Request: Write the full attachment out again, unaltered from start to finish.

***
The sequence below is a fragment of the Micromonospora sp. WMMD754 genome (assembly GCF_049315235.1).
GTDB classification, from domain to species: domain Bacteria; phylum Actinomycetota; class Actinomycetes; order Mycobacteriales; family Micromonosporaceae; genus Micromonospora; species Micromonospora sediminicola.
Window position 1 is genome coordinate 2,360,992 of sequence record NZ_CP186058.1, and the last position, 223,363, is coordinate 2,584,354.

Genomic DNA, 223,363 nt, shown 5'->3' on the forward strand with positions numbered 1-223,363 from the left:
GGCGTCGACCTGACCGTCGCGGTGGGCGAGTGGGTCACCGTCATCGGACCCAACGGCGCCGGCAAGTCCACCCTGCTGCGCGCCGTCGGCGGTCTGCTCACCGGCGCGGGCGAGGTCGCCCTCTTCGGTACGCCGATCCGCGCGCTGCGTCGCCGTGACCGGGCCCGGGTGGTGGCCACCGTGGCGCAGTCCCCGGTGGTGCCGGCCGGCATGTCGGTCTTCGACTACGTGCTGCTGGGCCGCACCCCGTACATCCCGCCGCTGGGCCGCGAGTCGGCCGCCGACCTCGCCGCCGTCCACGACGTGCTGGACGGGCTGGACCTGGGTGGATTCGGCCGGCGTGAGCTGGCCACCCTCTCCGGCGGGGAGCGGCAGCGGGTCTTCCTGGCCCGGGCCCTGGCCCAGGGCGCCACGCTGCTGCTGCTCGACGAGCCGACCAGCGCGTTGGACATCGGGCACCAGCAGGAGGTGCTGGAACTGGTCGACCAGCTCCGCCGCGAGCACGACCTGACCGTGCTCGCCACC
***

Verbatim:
The sequence below is a fragment of the Micromonospora sp. WMMD754 genome (assembly GCF_049315235.1).
GTDB classification, from domain to species: domain Bacteria; phylum Actinomycetota; class Actinomycetes; order Mycobacteriales; family Micromonosporaceae; genus Micromonospora; species Micromonospora sediminicola.
Window position 1 is genome coordinate 2,360,992 of sequence record NZ_CP186058.1, and the last position, 223,363, is coordinate 2,584,354.

Genomic DNA, 223,363 nt, shown 5'->3' on the forward strand with positions numbered 1-223,363 from the left:
GGCGTCGACCTGACCGTCGCGGTGGGCGAGTGGGTCACCGTCATCGGACCCAACGGCGCCGGCAAGTCCACCCTGCTGCGCGCCGTCGGCGGTCTGCTCACCGGCGCGGGCGAGGTCGCCCTCTTCGGTACGCCGATCCGCGCGCTGCGTCGCCGTGACCGGGCCCGGGTGGTGGCCACCGTGGCGCAGTCCCCGGTGGTGCCGGCCGGCATGTCGGTCTTCGACTACGTGCTGCTGGGCCGCACCCCGTACATCCCGCCGCTGGGCCGCGAGTCGGCCGCCGACCTCGCCGCCGTCCACGACGTGCTGGACGGGCTGGACCTGGGTGGATTCGGCCGGCGTGAGCTGGCCACCCTCTCCGGCGGGGAGCGGCAGCGGGTCTTCCTGGCCCGGGCCCTGGCCCAGGGCGCCACGCTGCTGCTGCTCGACGAGCCGACCAGCGCGTTGGACATCGGGCACCAGCAGGAGGTGCTGGAACTGGTCGACCAGCTCCGCCGCGAGCACGACCTGACCGTGCTCGCCACC